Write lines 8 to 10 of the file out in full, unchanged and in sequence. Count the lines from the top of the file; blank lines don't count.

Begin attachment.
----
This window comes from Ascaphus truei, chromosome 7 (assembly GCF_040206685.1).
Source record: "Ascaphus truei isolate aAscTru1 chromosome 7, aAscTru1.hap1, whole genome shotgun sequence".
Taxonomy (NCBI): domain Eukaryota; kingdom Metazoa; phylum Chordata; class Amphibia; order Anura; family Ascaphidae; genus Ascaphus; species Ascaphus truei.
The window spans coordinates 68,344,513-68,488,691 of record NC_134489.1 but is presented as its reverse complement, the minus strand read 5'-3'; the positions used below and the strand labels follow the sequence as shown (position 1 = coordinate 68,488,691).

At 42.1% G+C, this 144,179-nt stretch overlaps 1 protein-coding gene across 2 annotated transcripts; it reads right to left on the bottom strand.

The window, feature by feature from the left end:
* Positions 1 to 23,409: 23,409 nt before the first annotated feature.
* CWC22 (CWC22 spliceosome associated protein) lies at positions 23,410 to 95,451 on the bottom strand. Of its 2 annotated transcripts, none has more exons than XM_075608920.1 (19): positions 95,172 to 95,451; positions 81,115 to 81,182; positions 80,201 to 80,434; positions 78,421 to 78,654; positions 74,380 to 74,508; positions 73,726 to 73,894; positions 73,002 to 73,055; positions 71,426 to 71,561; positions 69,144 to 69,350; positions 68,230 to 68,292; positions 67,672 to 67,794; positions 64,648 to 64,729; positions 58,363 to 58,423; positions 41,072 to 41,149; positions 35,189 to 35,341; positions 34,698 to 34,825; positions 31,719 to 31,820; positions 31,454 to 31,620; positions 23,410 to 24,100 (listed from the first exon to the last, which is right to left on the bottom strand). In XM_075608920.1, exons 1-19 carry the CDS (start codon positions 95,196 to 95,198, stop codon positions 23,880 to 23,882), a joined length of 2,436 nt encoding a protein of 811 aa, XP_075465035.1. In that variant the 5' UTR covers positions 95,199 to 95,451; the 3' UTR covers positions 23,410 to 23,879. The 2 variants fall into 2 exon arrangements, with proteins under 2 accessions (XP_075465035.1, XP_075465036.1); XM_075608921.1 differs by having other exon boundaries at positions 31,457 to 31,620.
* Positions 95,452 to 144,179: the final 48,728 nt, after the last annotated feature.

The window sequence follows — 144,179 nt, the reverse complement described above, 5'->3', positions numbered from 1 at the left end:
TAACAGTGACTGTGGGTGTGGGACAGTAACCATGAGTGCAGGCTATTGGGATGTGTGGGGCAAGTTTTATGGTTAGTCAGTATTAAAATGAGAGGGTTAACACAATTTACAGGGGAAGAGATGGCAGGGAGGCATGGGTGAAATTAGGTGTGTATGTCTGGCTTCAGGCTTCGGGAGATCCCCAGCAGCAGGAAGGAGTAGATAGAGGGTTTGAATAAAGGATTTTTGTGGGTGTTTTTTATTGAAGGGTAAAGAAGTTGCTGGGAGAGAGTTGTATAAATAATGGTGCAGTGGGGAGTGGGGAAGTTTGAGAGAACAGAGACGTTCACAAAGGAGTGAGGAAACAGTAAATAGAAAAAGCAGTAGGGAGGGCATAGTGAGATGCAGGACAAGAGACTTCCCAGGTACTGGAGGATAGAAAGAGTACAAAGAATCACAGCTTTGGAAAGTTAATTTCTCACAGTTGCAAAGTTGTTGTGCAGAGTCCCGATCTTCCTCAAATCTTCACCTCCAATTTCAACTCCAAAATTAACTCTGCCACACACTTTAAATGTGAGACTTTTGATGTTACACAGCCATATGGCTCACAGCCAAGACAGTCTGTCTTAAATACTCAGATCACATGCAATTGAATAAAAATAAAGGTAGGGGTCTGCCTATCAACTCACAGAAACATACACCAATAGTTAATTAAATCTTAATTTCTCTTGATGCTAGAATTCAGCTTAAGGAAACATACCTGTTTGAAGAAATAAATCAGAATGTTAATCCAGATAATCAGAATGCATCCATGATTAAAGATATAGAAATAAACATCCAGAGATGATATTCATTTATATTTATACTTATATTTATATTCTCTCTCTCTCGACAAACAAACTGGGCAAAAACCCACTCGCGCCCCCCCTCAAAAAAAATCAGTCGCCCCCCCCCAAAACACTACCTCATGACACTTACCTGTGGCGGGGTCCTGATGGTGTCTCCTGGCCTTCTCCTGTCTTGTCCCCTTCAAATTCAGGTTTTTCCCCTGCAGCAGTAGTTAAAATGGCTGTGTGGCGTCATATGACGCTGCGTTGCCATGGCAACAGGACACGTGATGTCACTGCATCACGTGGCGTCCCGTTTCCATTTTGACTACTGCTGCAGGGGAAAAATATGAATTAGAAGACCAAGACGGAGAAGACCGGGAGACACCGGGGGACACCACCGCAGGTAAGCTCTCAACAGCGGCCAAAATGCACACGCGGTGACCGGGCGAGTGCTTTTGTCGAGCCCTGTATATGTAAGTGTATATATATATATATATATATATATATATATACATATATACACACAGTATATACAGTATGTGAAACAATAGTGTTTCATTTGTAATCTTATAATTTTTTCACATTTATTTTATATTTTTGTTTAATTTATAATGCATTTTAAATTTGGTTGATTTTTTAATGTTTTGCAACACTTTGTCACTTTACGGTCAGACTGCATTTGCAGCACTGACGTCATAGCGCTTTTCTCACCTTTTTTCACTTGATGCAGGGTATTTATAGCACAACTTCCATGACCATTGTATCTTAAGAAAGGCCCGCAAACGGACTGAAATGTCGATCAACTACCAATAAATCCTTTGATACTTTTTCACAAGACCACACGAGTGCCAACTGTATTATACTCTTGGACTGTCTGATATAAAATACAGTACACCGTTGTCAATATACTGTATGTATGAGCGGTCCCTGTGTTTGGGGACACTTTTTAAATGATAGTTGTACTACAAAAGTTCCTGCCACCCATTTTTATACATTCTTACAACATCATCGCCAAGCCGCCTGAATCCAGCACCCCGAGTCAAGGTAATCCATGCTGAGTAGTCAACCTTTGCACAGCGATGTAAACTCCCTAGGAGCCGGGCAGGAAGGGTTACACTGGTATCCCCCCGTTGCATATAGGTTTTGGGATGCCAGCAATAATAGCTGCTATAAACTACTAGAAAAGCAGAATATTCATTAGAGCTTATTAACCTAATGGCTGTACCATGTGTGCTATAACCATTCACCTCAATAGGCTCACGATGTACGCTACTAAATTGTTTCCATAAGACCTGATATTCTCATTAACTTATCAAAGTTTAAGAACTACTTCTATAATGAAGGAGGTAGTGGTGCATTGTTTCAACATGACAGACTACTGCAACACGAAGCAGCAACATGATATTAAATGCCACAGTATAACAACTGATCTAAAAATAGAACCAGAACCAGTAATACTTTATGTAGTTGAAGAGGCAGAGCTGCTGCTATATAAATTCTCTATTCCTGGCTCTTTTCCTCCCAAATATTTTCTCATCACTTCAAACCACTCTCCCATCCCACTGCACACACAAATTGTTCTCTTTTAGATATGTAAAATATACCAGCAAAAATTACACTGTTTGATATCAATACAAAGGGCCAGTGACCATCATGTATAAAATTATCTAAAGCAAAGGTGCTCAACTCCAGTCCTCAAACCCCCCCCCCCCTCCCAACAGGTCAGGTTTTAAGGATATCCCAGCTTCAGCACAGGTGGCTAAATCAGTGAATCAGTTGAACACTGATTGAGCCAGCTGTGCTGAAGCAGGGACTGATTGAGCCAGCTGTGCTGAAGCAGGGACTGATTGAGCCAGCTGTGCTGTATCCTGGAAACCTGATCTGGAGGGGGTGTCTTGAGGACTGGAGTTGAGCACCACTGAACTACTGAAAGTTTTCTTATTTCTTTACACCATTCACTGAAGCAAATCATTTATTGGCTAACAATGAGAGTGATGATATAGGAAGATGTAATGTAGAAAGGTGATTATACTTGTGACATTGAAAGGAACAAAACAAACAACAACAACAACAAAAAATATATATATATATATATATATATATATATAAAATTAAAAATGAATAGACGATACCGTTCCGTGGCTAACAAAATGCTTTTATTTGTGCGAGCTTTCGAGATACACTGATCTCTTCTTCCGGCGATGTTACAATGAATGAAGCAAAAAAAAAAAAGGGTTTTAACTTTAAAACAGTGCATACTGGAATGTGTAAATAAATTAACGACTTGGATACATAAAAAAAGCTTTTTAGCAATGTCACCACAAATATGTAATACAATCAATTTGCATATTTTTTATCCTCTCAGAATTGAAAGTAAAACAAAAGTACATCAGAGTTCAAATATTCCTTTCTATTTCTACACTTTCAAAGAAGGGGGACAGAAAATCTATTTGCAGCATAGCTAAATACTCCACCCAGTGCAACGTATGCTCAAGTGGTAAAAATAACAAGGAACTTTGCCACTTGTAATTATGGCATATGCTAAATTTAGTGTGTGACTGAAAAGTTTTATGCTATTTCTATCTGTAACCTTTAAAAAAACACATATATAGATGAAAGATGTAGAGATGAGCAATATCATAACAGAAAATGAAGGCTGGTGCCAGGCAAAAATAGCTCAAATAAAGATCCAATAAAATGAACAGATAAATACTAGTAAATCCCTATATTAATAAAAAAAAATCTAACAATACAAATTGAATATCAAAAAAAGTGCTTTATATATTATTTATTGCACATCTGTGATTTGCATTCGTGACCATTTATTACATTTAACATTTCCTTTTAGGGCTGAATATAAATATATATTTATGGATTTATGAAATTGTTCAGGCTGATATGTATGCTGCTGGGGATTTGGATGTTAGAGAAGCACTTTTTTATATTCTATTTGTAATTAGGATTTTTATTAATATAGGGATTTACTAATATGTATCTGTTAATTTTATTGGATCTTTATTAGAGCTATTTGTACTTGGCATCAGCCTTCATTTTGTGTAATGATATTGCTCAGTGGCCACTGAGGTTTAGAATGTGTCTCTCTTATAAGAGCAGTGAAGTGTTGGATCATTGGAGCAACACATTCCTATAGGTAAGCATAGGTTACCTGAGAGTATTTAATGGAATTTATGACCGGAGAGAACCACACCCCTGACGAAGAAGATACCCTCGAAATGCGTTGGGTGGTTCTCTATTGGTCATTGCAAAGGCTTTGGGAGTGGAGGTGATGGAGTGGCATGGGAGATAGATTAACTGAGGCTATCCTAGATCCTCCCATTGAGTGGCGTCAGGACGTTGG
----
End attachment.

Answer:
* CWC22 (CWC22 spliceosome associated protein) lies at positions 23,410 to 95,451 on the bottom strand. Of its 2 annotated transcripts, none has more exons than XM_075608920.1 (19): positions 95,172 to 95,451; positions 81,115 to 81,182; positions 80,201 to 80,434; positions 78,421 to 78,654; positions 74,380 to 74,508; positions 73,726 to 73,894; positions 73,002 to 73,055; positions 71,426 to 71,561; positions 69,144 to 69,350; positions 68,230 to 68,292; positions 67,672 to 67,794; positions 64,648 to 64,729; positions 58,363 to 58,423; positions 41,072 to 41,149; positions 35,189 to 35,341; positions 34,698 to 34,825; positions 31,719 to 31,820; positions 31,454 to 31,620; positions 23,410 to 24,100 (listed from the first exon to the last, which is right to left on the bottom strand). In XM_075608920.1, exons 1-19 carry the CDS (start codon positions 95,196 to 95,198, stop codon positions 23,880 to 23,882), a joined length of 2,436 nt encoding a protein of 811 aa, XP_075465035.1. In that variant the 5' UTR covers positions 95,199 to 95,451; the 3' UTR covers positions 23,410 to 23,879. The 2 variants fall into 2 exon arrangements, with proteins under 2 accessions (XP_075465035.1, XP_075465036.1); XM_075608921.1 differs by having other exon boundaries at positions 31,457 to 31,620.
* Positions 95,452 to 144,179: the final 48,728 nt, after the last annotated feature.

The window sequence follows — 144,179 nt, the reverse complement described above, 5'->3', positions numbered from 1 at the left end: